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Who says the Tooth Fairy isn’t real?

Every parent of a young child knows about the Tooth Fairy. This mythical being reaches out to each child who has lost a baby tooth and left it underneath their pillow for the fairy. She visits each child’s bedroom and replaces the tooth with a monetary award. In days of old, this started out as a dime or perhaps a 25 cent piece. With inflation, the Fairy must adhere to the Cost of Living Index, the Carbon Tax and GST, and the average reward for such teeth is now $3.44 ea.
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Every parent of a young child knows about the Tooth Fairy. This mythical being reaches out to each child who has lost a baby tooth and left it underneath their pillow for the fairy. She visits each child’s bedroom and replaces the tooth with a monetary award. In days of old, this started out as a dime or perhaps a 25 cent piece. With inflation, the Fairy must adhere to the Cost of Living Index, the Carbon Tax and GST, and the average reward for such teeth is now $3.44 ea. Statistically, 40 per cent of parents today admit to coughing up $5 per tooth!

This habit generally continues until the baby teeth are gone forever, which coincidentally is about age 9 when it is virtually impossible to fool them about anything. Has anyone noticed that children who are above this age threshold still want a visit from ‘Santa Claus’, the ‘Tooth Fairy’, and the ‘Easter Bunny’?

First, think about the scope of business these three mythical characters play on the economy of the North American world. The financial ramifications are huge for retailers, manufacturers, and marketers. We live in a very complex society. We worship different Gods, we eat different foods, we speak a multitude of languages in every single Canadian city, and special event celebrations in some families look like a dinner at the United Nations! In dental offices our team members are often from mixed backgrounds, and we all manage quite well by celebrating our differences. Christmas is generically welcomed by everyone for ending one year and starting another, regardless of whether one is Christian or otherwise. Christmas is huge. The Easter Bunny is huge.

Candy, chocolate, and confectionary suppliers gear up for that date because they know that children between 3 and 83 are likely to be rewarded with treats on that day. For children beginning to lose baby teeth at age 5-7, this is prime time to join the parade along with Santa Claus and the Easter Bunny. Many parents are also wishing their child wouldn’t grow up so fast, and mutually enjoy yet another stage of childhood joys to share.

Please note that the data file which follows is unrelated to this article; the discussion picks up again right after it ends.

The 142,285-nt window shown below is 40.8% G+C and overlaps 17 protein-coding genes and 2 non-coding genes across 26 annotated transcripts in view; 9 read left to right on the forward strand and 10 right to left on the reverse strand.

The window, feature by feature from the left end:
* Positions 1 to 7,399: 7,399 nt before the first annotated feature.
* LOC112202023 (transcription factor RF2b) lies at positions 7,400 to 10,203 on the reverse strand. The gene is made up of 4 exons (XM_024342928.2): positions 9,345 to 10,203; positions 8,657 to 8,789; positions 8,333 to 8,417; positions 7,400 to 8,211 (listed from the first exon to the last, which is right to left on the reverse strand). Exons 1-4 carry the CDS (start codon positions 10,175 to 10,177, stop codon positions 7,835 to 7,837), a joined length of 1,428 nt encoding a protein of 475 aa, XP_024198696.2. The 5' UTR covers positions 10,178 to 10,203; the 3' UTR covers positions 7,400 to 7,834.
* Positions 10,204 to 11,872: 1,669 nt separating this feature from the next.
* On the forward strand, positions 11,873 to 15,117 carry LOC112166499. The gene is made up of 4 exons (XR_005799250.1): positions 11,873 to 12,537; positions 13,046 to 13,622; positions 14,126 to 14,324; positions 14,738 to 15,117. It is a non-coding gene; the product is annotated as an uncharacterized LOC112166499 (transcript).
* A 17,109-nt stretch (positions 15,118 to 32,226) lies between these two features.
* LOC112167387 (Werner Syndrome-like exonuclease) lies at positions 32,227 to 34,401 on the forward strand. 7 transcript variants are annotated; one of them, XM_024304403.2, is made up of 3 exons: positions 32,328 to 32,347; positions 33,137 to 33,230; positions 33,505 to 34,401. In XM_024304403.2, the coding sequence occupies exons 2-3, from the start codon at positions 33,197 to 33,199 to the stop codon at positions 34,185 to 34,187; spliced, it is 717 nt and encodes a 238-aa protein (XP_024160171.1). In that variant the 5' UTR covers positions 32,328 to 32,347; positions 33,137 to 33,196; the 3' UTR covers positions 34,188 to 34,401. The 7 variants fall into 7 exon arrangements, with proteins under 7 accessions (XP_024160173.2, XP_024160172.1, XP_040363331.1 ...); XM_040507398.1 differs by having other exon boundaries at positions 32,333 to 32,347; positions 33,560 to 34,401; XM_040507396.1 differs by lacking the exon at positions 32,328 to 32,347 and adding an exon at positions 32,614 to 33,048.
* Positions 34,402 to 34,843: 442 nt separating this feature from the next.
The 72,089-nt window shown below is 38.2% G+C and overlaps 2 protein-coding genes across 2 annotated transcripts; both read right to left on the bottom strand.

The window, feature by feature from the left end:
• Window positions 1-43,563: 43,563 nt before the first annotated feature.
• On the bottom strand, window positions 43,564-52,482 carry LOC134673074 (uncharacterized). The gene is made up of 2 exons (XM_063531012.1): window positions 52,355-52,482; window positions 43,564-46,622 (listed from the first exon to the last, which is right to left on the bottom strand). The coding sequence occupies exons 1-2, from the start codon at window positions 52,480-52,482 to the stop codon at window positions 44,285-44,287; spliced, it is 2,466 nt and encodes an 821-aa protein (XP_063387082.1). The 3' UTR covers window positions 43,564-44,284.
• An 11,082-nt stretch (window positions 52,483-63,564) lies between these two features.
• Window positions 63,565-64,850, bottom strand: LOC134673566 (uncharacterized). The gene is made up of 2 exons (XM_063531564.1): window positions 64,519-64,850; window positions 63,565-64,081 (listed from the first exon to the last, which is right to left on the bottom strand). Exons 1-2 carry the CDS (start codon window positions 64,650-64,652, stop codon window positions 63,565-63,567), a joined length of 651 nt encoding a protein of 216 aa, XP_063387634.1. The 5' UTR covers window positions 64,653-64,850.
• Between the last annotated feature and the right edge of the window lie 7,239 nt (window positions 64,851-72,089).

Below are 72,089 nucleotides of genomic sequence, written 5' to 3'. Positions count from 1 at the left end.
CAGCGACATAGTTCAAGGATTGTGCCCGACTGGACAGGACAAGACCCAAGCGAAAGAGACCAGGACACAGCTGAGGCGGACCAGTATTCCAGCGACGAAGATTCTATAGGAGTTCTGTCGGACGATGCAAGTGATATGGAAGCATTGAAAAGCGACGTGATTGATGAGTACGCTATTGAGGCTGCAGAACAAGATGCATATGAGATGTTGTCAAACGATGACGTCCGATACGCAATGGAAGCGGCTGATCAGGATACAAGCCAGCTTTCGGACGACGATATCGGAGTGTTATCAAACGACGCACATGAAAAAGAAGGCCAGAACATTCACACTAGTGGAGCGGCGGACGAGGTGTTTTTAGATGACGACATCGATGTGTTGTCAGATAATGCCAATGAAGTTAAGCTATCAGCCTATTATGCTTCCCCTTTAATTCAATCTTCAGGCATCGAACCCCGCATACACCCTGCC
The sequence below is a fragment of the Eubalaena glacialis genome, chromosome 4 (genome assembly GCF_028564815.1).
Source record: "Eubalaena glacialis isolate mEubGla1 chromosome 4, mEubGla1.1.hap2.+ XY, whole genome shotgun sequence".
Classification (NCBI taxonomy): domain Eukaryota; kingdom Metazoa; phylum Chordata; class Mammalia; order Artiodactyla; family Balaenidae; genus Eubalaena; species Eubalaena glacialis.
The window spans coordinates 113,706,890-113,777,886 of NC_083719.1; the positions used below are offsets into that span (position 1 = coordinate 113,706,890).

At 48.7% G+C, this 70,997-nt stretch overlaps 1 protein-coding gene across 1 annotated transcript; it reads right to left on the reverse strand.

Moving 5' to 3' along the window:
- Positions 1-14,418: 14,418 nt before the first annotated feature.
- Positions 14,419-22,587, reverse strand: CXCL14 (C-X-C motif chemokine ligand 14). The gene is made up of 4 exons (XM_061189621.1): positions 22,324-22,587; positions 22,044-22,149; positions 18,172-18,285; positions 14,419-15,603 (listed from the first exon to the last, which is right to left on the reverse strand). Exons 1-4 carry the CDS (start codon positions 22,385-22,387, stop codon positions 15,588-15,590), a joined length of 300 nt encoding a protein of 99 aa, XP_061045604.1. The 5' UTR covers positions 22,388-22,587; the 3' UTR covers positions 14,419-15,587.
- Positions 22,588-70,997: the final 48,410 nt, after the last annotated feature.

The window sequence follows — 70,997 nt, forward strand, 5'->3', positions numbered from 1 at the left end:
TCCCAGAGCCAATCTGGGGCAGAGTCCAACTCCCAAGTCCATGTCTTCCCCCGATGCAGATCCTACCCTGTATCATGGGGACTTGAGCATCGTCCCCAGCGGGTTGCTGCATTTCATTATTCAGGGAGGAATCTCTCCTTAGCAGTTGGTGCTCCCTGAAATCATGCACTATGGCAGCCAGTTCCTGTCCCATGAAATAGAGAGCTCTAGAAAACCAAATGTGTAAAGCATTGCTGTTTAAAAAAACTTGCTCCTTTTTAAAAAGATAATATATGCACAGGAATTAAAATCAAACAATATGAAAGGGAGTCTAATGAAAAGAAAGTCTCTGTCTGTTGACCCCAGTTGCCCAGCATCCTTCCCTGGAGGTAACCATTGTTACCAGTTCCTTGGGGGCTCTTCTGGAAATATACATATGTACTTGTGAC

What these mythical events do is encourage talk and good fellowship. Anything that accomplishes that is generally regarded as ‘good’. The Tooth Fairy provides an explanation for the changing mouths in children. Some parents explain that the fairy helps other younger children achieve teeth with these ones that are no longer needed by this ‘big’ child. It is the ideal time to encourage good hygiene habits amongst young children. In fact, it should begin as early as age 2. In dentistry, we see today some of the very worst times for fear of dentistry and abysmal hygiene conditions in some mouths.

Yes, we do have the most modern dentistry available, but frankly – some parents and caregivers have dropped the ball. Some of that is manipulation by children who have learned that they do have the power to make either mom or dad (or both) do exactly what they want. We see kids with a dozen cavities in their mouth at age 5, because nobody has brushed properly. Parents have to make dental hygiene a ‘family affair’, and participate with kids. Brush their teeth for them when they cannot, and don’t allow yourself to be manipulated with a 15-second splash and dash by children. Don’t be afraid to have them see parents brushing their teeth too. This is often done behind closed doors.

In Korea, the fairy’s place is taken by the magpie, who looks on the roof for teeth. Children and parents toss them up on the roof for the magpie who is a messenger between gods and humans.

In Japan and parts of China, lower teeth are sometimes buried and upper teeth are tossed upwards, to encourage the spirits to have the new replacement teeth grow in straight! We see patients from Central and South America who tell us of ‘Raton Perez’, their version of the tooth fairy who happens to be a mouse! She still exchanges teeth for gifts under the pillow.

Some of the fairies leave a note thanking them for their tooth, and perhaps personalize it with a reference to a sibling who may have experienced it already. The ‘sign-off’ is for a happy and healthy mouth.

Who said the Tooth Fairy doesn’t exist? The power of the mind creates wonderful and positive tales!

Dr. Michael Dolynchuk is a General Dentist practicing in Caroline and Red Deer.